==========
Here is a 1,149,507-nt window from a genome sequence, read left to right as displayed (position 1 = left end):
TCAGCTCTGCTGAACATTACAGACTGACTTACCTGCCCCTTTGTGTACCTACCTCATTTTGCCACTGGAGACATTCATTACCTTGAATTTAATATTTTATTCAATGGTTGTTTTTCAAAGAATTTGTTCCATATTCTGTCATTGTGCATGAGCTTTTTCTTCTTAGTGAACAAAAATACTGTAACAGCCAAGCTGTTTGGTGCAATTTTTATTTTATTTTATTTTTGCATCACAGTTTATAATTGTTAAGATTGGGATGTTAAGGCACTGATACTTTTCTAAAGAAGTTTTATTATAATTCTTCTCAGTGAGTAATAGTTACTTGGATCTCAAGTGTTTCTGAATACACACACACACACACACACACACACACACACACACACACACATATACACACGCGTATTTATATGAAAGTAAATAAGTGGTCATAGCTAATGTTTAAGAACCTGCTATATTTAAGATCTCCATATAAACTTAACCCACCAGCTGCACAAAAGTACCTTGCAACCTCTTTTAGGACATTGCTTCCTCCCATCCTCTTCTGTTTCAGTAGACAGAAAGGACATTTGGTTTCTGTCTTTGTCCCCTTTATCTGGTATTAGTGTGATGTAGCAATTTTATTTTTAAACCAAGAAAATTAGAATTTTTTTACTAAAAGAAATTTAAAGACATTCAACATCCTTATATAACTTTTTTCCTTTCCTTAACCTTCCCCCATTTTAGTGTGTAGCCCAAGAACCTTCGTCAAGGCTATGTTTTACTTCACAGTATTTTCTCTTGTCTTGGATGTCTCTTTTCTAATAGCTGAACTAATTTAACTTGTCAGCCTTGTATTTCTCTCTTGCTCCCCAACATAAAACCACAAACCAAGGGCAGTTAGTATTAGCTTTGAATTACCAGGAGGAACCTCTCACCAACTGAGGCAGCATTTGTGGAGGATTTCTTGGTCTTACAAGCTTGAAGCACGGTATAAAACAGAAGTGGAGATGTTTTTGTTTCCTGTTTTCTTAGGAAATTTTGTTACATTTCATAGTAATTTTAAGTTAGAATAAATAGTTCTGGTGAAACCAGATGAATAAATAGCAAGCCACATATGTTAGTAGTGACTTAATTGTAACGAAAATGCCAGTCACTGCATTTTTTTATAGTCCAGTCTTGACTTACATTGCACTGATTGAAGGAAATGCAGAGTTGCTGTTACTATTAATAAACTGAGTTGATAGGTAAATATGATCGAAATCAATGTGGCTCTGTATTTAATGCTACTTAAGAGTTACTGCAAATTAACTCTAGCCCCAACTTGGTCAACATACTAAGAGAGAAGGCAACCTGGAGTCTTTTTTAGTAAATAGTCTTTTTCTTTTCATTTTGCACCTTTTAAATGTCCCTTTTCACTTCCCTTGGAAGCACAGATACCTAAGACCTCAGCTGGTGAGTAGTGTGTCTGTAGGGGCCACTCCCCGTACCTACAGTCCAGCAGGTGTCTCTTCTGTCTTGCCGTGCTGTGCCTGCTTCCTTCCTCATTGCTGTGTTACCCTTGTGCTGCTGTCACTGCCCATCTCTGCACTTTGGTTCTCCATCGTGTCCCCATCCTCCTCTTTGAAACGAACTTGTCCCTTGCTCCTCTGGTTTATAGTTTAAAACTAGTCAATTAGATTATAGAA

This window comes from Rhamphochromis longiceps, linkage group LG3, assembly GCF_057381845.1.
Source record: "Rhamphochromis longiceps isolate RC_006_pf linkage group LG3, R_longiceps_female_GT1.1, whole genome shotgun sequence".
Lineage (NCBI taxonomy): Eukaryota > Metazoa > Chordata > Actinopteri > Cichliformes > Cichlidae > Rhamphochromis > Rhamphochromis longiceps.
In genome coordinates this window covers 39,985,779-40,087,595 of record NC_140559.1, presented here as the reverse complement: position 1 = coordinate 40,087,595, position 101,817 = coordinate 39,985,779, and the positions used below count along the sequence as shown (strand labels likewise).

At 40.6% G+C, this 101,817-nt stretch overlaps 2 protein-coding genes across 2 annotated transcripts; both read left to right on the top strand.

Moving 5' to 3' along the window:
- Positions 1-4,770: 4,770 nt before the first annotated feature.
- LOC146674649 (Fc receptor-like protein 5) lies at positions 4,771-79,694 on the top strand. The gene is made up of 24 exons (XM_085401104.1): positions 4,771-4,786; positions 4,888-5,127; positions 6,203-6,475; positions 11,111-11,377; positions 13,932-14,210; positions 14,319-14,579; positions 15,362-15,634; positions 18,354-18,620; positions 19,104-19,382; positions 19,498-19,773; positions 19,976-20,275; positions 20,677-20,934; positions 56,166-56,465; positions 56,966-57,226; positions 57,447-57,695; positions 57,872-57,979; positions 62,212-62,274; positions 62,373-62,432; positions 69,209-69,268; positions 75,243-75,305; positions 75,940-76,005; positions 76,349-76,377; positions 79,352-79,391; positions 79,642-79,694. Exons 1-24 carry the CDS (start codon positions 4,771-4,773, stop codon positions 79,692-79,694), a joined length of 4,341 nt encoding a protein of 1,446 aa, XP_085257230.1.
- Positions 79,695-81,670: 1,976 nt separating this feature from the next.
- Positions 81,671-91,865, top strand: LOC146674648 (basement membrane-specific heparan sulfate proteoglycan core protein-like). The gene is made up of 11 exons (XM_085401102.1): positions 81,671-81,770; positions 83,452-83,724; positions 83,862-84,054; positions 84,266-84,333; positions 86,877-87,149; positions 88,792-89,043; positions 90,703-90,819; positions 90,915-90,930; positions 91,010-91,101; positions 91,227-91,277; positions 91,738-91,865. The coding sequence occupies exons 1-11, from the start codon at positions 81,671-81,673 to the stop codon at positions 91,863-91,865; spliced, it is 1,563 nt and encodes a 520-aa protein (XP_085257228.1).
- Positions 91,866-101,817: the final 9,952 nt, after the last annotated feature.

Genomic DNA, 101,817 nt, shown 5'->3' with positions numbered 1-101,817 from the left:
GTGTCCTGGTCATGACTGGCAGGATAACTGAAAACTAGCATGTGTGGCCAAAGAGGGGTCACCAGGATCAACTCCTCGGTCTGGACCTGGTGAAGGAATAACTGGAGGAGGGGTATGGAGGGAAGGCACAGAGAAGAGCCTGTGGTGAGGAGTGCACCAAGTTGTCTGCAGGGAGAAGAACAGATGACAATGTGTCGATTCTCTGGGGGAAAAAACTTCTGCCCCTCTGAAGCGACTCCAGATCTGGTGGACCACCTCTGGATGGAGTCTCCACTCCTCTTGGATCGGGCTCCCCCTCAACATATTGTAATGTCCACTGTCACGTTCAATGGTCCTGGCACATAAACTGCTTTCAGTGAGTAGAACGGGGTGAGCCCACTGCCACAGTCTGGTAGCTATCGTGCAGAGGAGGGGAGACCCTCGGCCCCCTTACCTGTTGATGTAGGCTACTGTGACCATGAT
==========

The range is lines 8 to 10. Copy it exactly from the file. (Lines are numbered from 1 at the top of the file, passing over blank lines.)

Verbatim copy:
Moving 5' to 3' along the window:
- Positions 1-4,770: 4,770 nt before the first annotated feature.
- LOC146674649 (Fc receptor-like protein 5) lies at positions 4,771-79,694 on the top strand. The gene is made up of 24 exons (XM_085401104.1): positions 4,771-4,786; positions 4,888-5,127; positions 6,203-6,475; positions 11,111-11,377; positions 13,932-14,210; positions 14,319-14,579; positions 15,362-15,634; positions 18,354-18,620; positions 19,104-19,382; positions 19,498-19,773; positions 19,976-20,275; positions 20,677-20,934; positions 56,166-56,465; positions 56,966-57,226; positions 57,447-57,695; positions 57,872-57,979; positions 62,212-62,274; positions 62,373-62,432; positions 69,209-69,268; positions 75,243-75,305; positions 75,940-76,005; positions 76,349-76,377; positions 79,352-79,391; positions 79,642-79,694. Exons 1-24 carry the CDS (start codon positions 4,771-4,773, stop codon positions 79,692-79,694), a joined length of 4,341 nt encoding a protein of 1,446 aa, XP_085257230.1.